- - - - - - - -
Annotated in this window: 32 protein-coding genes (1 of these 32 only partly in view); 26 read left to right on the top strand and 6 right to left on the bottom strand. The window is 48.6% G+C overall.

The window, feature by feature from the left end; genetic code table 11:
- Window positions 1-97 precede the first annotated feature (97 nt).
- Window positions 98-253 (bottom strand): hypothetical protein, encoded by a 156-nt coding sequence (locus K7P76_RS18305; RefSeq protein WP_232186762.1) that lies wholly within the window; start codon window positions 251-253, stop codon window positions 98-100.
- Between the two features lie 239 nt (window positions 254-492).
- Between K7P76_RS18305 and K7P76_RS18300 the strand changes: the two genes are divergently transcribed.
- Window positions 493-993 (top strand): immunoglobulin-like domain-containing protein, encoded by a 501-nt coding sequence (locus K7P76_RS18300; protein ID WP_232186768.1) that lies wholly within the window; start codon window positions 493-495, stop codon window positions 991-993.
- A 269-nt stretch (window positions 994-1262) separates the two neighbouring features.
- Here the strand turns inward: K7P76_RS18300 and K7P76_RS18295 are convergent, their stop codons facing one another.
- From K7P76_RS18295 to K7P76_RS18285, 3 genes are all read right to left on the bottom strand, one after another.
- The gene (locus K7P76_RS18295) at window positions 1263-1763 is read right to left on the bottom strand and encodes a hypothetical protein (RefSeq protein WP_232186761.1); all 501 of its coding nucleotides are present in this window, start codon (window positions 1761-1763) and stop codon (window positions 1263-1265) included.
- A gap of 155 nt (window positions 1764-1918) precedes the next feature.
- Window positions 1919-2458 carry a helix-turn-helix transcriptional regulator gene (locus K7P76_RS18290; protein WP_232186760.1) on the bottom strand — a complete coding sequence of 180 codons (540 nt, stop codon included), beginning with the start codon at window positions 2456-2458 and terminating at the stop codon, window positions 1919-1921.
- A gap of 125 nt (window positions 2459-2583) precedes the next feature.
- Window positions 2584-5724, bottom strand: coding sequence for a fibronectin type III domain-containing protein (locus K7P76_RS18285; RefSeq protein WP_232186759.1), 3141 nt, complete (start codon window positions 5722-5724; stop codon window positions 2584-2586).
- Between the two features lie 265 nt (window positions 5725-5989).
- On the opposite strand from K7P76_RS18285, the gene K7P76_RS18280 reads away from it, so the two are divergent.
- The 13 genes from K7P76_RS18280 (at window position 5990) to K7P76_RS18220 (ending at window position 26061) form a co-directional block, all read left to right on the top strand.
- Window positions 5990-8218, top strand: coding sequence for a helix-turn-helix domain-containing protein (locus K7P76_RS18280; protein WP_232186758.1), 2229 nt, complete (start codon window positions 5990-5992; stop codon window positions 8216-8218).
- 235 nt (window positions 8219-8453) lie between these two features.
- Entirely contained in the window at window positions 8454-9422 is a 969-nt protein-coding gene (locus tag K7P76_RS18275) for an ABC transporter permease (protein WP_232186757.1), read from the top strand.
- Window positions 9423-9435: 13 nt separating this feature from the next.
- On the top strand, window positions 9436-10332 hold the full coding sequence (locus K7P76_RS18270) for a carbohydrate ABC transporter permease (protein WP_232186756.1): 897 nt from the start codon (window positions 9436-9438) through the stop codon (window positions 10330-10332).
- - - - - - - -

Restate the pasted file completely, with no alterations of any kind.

Annotated in this window: 32 protein-coding genes (1 of these 32 only partly in view); 26 read left to right on the top strand and 6 right to left on the bottom strand. The window is 48.6% G+C overall.

The window, feature by feature from the left end; genetic code table 11:
- Window positions 1-97 precede the first annotated feature (97 nt).
- Window positions 98-253 (bottom strand): hypothetical protein, encoded by a 156-nt coding sequence (locus K7P76_RS18305; RefSeq protein WP_232186762.1) that lies wholly within the window; start codon window positions 251-253, stop codon window positions 98-100.
- Between the two features lie 239 nt (window positions 254-492).
- Between K7P76_RS18305 and K7P76_RS18300 the strand changes: the two genes are divergently transcribed.
- Window positions 493-993 (top strand): immunoglobulin-like domain-containing protein, encoded by a 501-nt coding sequence (locus K7P76_RS18300; protein ID WP_232186768.1) that lies wholly within the window; start codon window positions 493-495, stop codon window positions 991-993.
- A 269-nt stretch (window positions 994-1262) separates the two neighbouring features.
- Here the strand turns inward: K7P76_RS18300 and K7P76_RS18295 are convergent, their stop codons facing one another.
- From K7P76_RS18295 to K7P76_RS18285, 3 genes are all read right to left on the bottom strand, one after another.
- The gene (locus K7P76_RS18295) at window positions 1263-1763 is read right to left on the bottom strand and encodes a hypothetical protein (RefSeq protein WP_232186761.1); all 501 of its coding nucleotides are present in this window, start codon (window positions 1761-1763) and stop codon (window positions 1263-1265) included.
- A gap of 155 nt (window positions 1764-1918) precedes the next feature.
- Window positions 1919-2458 carry a helix-turn-helix transcriptional regulator gene (locus K7P76_RS18290; protein WP_232186760.1) on the bottom strand — a complete coding sequence of 180 codons (540 nt, stop codon included), beginning with the start codon at window positions 2456-2458 and terminating at the stop codon, window positions 1919-1921.
- A gap of 125 nt (window positions 2459-2583) precedes the next feature.
- Window positions 2584-5724, bottom strand: coding sequence for a fibronectin type III domain-containing protein (locus K7P76_RS18285; RefSeq protein WP_232186759.1), 3141 nt, complete (start codon window positions 5722-5724; stop codon window positions 2584-2586).
- Between the two features lie 265 nt (window positions 5725-5989).
- On the opposite strand from K7P76_RS18285, the gene K7P76_RS18280 reads away from it, so the two are divergent.
- The 13 genes from K7P76_RS18280 (at window position 5990) to K7P76_RS18220 (ending at window position 26061) form a co-directional block, all read left to right on the top strand.
- Window positions 5990-8218, top strand: coding sequence for a helix-turn-helix domain-containing protein (locus K7P76_RS18280; protein WP_232186758.1), 2229 nt, complete (start codon window positions 5990-5992; stop codon window positions 8216-8218).
- 235 nt (window positions 8219-8453) lie between these two features.
- Entirely contained in the window at window positions 8454-9422 is a 969-nt protein-coding gene (locus tag K7P76_RS18275) for an ABC transporter permease (protein WP_232186757.1), read from the top strand.
- Window positions 9423-9435: 13 nt separating this feature from the next.
- On the top strand, window positions 9436-10332 hold the full coding sequence (locus K7P76_RS18270) for a carbohydrate ABC transporter permease (protein WP_232186756.1): 897 nt from the start codon (window positions 9436-9438) through the stop codon (window positions 10330-10332).